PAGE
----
"We need to change this Image"
Branded oil companies review their corporate policy every year in the way they
manage their gas station properties based on the prevailing economic conditions.
The current environment has been for quite some time to get out of the
real-estate business and focus solely on and selling fuel to gas stations.
The properties are primarily sold to jobber-distributors and the rest sold
through mostly real-estate auctions to the general public.
of the jobbers have been gas station operators who and over time built a
portfolio through hard work and determination.
jobbers grow, managing the day-to-day operation of gas stations can be
challenging, thereby leaving them with two primary options:
Sell the properties but maintain long-term supply contracts, or
2) Lease them out to dealers and/or commission lessees.
know financials at every location they own, jobbers often hold onto the best
sites while selling or leasing over moderate and marginal ones to the
dealers/lessees. Jobbers have mortgages to pay and are entitled to a profit just
like anyone else. So every station leased out to a dealer has a certain
breakeven number that has to be met and anything over and above that is the
dealer's profit. With the economy the way it is since the last five years, even
the moderate stations dropped to the marginal making stations even more
difficult for the operator.
every business relationship, unless there is a win-win situation, one party is
going to suffer. I have been in the business for more than 20 years. What is
missing a very important fact.
jobbers or distributors have taken into account the basic expense for a working
dealer to pay his personal expenses. The national median income ranges from $40,000
to $45,000, barely enough for a household to meet its expenses. Some jobbers
expect the dealer to work very long hours, not take a salary and survive. We
need to change this image. A person with a family needs approximately $50,000
just to keep up with basic necessities. Anything less puts you in the poorhouse,
especially in this business. Unless and until jobbers make this shift there is
always going to be a very high turnover of stations changing hands or closing
down. I personally know of several large jobbers who own 100 to 300 stations
each and have at least 30% of their stations in this situation.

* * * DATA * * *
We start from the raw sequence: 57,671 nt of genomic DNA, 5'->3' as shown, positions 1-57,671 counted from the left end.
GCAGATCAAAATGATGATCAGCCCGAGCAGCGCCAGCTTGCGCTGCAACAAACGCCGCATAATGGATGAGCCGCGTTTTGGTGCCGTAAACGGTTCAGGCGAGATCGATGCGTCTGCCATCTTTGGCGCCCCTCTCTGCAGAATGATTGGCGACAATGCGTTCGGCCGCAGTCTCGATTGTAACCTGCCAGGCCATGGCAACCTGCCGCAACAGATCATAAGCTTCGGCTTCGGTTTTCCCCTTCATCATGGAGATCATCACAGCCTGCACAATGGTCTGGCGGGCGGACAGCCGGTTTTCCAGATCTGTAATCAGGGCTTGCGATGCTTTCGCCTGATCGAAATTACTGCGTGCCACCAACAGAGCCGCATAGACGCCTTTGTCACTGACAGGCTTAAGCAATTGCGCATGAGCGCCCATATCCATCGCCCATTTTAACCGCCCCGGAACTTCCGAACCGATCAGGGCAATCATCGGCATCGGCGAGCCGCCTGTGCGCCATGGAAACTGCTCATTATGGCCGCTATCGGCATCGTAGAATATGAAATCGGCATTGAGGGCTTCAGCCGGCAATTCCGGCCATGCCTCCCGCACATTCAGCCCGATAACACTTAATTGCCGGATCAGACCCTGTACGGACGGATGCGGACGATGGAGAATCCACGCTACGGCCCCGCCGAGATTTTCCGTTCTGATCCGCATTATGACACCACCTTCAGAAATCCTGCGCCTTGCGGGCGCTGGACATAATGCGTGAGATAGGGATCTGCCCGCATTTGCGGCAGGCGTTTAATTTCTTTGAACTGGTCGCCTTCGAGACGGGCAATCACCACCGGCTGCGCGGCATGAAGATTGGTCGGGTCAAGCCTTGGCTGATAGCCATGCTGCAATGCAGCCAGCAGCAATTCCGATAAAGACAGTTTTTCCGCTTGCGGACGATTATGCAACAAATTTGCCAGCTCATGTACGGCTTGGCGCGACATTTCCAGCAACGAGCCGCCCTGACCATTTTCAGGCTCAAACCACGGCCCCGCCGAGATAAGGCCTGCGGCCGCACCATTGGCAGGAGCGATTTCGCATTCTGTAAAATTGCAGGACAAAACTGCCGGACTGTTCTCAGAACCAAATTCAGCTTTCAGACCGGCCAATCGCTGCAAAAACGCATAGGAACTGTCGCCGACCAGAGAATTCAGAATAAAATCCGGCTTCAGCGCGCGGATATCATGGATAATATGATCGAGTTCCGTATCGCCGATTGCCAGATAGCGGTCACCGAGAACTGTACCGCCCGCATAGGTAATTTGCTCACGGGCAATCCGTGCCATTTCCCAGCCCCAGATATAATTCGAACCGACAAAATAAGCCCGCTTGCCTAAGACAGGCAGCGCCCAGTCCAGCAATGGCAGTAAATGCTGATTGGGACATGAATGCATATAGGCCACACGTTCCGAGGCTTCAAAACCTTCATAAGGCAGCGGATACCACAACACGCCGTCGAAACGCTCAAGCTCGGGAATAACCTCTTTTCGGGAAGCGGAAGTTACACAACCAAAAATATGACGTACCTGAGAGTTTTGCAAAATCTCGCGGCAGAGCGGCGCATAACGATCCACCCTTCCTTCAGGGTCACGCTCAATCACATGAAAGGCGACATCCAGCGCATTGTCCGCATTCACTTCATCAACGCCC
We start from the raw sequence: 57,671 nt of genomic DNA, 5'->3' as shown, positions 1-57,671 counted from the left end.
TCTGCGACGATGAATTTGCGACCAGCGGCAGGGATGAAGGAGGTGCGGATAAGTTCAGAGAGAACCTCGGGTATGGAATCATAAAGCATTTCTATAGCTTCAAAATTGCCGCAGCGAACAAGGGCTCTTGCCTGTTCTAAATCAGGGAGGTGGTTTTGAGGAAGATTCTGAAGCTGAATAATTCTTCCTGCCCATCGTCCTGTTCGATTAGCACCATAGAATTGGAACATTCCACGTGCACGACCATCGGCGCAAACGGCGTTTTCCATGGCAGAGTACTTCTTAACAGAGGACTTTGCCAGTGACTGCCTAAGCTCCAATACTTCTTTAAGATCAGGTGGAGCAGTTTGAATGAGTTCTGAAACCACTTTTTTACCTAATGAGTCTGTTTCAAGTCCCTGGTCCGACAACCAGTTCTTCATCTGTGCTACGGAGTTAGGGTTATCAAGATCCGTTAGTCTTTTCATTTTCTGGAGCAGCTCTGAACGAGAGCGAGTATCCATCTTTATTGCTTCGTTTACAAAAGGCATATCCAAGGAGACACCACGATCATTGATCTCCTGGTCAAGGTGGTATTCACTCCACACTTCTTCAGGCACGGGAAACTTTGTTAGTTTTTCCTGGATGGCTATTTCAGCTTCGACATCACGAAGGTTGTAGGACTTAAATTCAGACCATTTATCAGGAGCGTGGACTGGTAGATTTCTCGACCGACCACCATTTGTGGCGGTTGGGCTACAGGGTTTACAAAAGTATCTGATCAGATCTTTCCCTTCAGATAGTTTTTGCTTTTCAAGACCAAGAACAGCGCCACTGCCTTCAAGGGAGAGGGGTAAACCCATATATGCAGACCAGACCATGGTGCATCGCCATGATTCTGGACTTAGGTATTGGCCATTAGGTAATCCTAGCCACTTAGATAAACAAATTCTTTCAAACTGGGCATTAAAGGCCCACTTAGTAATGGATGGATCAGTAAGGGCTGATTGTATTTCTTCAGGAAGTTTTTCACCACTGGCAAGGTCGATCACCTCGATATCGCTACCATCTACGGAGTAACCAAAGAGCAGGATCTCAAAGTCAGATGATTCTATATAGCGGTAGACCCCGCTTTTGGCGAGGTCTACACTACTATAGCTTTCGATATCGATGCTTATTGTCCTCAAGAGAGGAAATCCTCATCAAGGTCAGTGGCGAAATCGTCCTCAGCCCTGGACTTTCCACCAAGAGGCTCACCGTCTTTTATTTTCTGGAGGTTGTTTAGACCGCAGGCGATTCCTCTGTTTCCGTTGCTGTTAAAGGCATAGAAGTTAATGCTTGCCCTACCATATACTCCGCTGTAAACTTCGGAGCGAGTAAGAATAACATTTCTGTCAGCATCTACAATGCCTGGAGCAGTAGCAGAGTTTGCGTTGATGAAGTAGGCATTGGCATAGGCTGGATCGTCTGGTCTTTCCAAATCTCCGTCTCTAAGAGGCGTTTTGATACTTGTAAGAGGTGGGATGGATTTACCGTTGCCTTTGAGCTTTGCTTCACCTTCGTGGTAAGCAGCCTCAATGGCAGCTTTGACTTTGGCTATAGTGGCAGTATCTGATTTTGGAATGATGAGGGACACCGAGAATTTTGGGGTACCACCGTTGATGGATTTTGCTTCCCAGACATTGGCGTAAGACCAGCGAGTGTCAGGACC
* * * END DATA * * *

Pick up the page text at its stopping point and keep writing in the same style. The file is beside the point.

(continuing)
the last 20 years, the vast majority of dealers across the country have been
South Asian immigrants who have worked extremely hard to make it. Some have done
well and others are living day to day life while putting in long hours. Many are
losing their life savings, thanks to one-sided contracts put up by Jobbers.
best companies across the globe have learned if the company is to profit, then
the employees/partners have to share in it. The minute the little dealer feels
shortchanged it is a losing battle.
have to get more more flexible with their dealers or risk losing to
newer/smaller jobbers. The older generation of jobbers cannot survive forever
with the 'my way or highway' concept, especially not the way this economy is
going. Most folks who become dealers are not in it for the glamour as there is
hard-working dealers thrive should be the No. 1 priority, as a distributor is
only as good as his dealers and his reputation. Once both go, it is an uphill
know of a company in Midwest, where dealers of this jobber cannot sell
their stations because the jobber makes their lives miserable. Jobber has made
it nearly impossible to get a new dealer approved while the existing ones cannot
get out for fear of losing their life savings. The ones who do get out have been
to overriding ambition some jobbers have taken on more than they can chew. When
the debt load gets too heavy for the jobber, desperation sets in and dealers get
squeezed from all sides. For example, jobbers can and are doing some of the
Implementing a three-cent penalty for all gallons sold less than the stipulated
monthly historical average.
B) Holding on to the higher price for even one extra day to make a few extra
cents when the price has already dropped.
C) Debit the account of the dealer a little earlier than the stipulated norm.
D) Over charge on freight by even a half a penny or more.
E) Charge a flat fee for freight regardless of the load size.
F) Annual rent has no rent increase cap.
G) Forcing dealers to do major repairs such as the roof when typically it should
be the landlord/jobber's responsibility.
H) Fees as high $250 for a bounced check.
I) Auto order of gasoline is easy on the jobber but can be a nightmare for the
dealer as he cannot make a informed decision as to how much fuel he needs in
order to circulate his monies to pay for it eventually.
J) Dealer tank wagon price being invariably higher than competitors by using
their own internal price setting formula for a particular location.
K) Rack plus deals also too high to make the dealer uncompetitive.
L) When the Gas Prices are dropping in nearby Gas Terminal, Jobber fills their
stations first, if gas is left or get a chance then deliver to the dealer
otherwise dealer did not get advantage of dropped prices in the area.
M) Some Jobbers do not like to hire independent trucking company to haul gas for
dealers, Jobber insist using his own trucks only. That delays supply process if
Jobber does not have enough trucks to deal with all accounts. Meanwhile, gas
prices on terminal level are changed.
a jobber really wants to put a dealer out of business, he has enough tools in
his belt to do so with relative ease. But in the long run, only those jobbers
who really treat their dealers as partners will flourish and profit.
Ohio Petroleum, Dayton, OH